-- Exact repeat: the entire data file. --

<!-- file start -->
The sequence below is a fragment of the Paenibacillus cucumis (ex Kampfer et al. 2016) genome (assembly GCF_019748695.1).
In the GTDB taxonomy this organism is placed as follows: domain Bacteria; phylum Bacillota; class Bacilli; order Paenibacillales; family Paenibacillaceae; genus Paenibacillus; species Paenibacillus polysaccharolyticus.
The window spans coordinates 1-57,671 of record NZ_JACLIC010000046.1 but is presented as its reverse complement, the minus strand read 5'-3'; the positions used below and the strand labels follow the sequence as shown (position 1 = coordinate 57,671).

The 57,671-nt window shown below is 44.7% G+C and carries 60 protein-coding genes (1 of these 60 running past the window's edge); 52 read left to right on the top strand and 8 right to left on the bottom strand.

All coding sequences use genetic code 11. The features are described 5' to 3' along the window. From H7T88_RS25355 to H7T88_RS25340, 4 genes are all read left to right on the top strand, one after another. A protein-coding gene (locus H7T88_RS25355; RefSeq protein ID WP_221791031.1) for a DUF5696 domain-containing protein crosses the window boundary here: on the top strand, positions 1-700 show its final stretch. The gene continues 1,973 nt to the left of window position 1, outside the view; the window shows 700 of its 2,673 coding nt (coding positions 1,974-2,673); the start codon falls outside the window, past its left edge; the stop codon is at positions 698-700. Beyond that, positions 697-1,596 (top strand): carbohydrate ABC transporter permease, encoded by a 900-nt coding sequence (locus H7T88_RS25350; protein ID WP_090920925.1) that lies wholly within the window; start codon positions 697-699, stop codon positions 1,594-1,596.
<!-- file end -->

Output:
The sequence below is a fragment of the Paenibacillus cucumis (ex Kampfer et al. 2016) genome (assembly GCF_019748695.1).
In the GTDB taxonomy this organism is placed as follows: domain Bacteria; phylum Bacillota; class Bacilli; order Paenibacillales; family Paenibacillaceae; genus Paenibacillus; species Paenibacillus polysaccharolyticus.
The window spans coordinates 1-57,671 of record NZ_JACLIC010000046.1 but is presented as its reverse complement, the minus strand read 5'-3'; the positions used below and the strand labels follow the sequence as shown (position 1 = coordinate 57,671).

The 57,671-nt window shown below is 44.7% G+C and carries 60 protein-coding genes (1 of these 60 running past the window's edge); 52 read left to right on the top strand and 8 right to left on the bottom strand.

All coding sequences use genetic code 11. The features are described 5' to 3' along the window. From H7T88_RS25355 to H7T88_RS25340, 4 genes are all read left to right on the top strand, one after another. A protein-coding gene (locus H7T88_RS25355; RefSeq protein ID WP_221791031.1) for a DUF5696 domain-containing protein crosses the window boundary here: on the top strand, positions 1-700 show its final stretch. The gene continues 1,973 nt to the left of window position 1, outside the view; the window shows 700 of its 2,673 coding nt (coding positions 1,974-2,673); the start codon falls outside the window, past its left edge; the stop codon is at positions 698-700. Beyond that, positions 697-1,596 (top strand): carbohydrate ABC transporter permease, encoded by a 900-nt coding sequence (locus H7T88_RS25350; protein ID WP_090920925.1) that lies wholly within the window; start codon positions 697-699, stop codon positions 1,594-1,596.